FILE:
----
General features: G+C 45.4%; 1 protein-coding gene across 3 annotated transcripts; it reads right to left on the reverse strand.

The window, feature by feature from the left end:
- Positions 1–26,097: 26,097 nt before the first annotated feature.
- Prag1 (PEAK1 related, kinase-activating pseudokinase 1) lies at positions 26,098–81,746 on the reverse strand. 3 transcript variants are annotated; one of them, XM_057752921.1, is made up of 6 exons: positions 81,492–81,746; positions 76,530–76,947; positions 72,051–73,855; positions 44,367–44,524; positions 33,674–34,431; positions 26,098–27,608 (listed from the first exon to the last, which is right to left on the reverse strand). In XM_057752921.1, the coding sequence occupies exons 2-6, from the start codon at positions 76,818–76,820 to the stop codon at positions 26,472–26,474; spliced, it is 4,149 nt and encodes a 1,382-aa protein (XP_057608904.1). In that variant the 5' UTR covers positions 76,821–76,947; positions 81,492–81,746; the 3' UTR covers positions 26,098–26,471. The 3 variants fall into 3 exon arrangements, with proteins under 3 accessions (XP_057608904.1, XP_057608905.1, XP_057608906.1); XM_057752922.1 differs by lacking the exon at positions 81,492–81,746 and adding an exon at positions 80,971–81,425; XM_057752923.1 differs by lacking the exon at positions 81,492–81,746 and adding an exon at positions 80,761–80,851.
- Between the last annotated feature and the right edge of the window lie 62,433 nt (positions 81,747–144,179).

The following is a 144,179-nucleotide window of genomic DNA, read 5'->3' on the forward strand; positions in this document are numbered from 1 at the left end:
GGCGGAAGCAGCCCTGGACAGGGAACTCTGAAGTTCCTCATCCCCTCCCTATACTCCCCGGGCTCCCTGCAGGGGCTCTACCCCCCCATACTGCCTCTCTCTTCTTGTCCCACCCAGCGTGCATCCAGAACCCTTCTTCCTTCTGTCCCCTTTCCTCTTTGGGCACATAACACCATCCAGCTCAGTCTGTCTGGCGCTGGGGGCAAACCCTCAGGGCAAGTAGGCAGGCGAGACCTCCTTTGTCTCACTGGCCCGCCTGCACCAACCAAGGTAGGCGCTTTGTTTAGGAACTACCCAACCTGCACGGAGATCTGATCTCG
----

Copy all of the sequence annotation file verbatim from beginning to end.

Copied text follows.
General features: G+C 45.4%; 1 protein-coding gene across 3 annotated transcripts; it reads right to left on the reverse strand.

The window, feature by feature from the left end:
- Positions 1–26,097: 26,097 nt before the first annotated feature.
- Prag1 (PEAK1 related, kinase-activating pseudokinase 1) lies at positions 26,098–81,746 on the reverse strand. 3 transcript variants are annotated; one of them, XM_057752921.1, is made up of 6 exons: positions 81,492–81,746; positions 76,530–76,947; positions 72,051–73,855; positions 44,367–44,524; positions 33,674–34,431; positions 26,098–27,608 (listed from the first exon to the last, which is right to left on the reverse strand). In XM_057752921.1, the coding sequence occupies exons 2-6, from the start codon at positions 76,818–76,820 to the stop codon at positions 26,472–26,474; spliced, it is 4,149 nt and encodes a 1,382-aa protein (XP_057608904.1). In that variant the 5' UTR covers positions 76,821–76,947; positions 81,492–81,746; the 3' UTR covers positions 26,098–26,471. The 3 variants fall into 3 exon arrangements, with proteins under 3 accessions (XP_057608904.1, XP_057608905.1, XP_057608906.1); XM_057752922.1 differs by lacking the exon at positions 81,492–81,746 and adding an exon at positions 80,971–81,425; XM_057752923.1 differs by lacking the exon at positions 81,492–81,746 and adding an exon at positions 80,761–80,851.
- Between the last annotated feature and the right edge of the window lie 62,433 nt (positions 81,747–144,179).

The following is a 144,179-nucleotide window of genomic DNA, read 5'->3' on the forward strand; positions in this document are numbered from 1 at the left end:
GGCGGAAGCAGCCCTGGACAGGGAACTCTGAAGTTCCTCATCCCCTCCCTATACTCCCCGGGCTCCCTGCAGGGGCTCTACCCCCCCATACTGCCTCTCTCTTCTTGTCCCACCCAGCGTGCATCCAGAACCCTTCTTCCTTCTGTCCCCTTTCCTCTTTGGGCACATAACACCATCCAGCTCAGTCTGTCTGGCGCTGGGGGCAAACCCTCAGGGCAAGTAGGCAGGCGAGACCTCCTTTGTCTCACTGGCCCGCCTGCACCAACCAAGGTAGGCGCTTTGTTTAGGAACTACCCAACCTGCACGGAGATCTGATCTCG